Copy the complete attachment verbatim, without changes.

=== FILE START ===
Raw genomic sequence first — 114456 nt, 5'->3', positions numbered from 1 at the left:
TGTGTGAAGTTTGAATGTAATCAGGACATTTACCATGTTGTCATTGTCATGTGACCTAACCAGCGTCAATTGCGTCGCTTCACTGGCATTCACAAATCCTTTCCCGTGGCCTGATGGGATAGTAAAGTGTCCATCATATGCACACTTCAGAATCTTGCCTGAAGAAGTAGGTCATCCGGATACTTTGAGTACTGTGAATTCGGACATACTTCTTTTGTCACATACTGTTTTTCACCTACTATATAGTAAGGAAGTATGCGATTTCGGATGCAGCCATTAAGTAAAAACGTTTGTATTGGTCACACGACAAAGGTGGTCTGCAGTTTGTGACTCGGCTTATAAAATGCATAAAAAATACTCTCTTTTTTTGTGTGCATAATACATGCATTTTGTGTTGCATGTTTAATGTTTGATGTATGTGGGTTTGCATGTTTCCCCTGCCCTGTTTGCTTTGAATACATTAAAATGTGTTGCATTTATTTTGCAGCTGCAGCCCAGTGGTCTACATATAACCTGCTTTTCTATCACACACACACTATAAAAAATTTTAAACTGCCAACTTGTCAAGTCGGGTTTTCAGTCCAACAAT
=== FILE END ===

Raw genomic sequence first — 114456 nt, 5'->3', positions numbered from 1 at the left:
TGTGTGAAGTTTGAATGTAATCAGGACATTTACCATGTTGTCATTGTCATGTGACCTAACCAGCGTCAATTGCGTCGCTTCACTGGCATTCACAAATCCTTTCCCGTGGCCTGATGGGATAGTAAAGTGTCCATCATATGCACACTTCAGAATCTTGCCTGAAGAAGTAGGTCATCCGGATACTTTGAGTACTGTGAATTCGGACATACTTCTTTTGTCACATACTGTTTTTCACCTACTATATAGTAAGGAAGTATGCGATTTCGGATGCAGCCATTAAGTAAAAACGTTTGTATTGGTCACACGACAAAGGTGGTCTGCAGTTTGTGACTCGGCTTATAAAATGCATAAAAAATACTCTCTTTTTTTGTGTGCATAATACATGCATTTTGTGTTGCATGTTTAATGTTTGATGTATGTGGGTTTGCATGTTTCCCCTGCCCTGTTTGCTTTGAATACATTAAAATGTGTTGCATTTATTTTGCAGCTGCAGCCCAGTGGTCTACATATAACCTGCTTTTCTATCACACACACACTATAAAAAATTTTAAACTGCCAACTTGTCAAGTCGGGTTTTCAGTCCAACAAT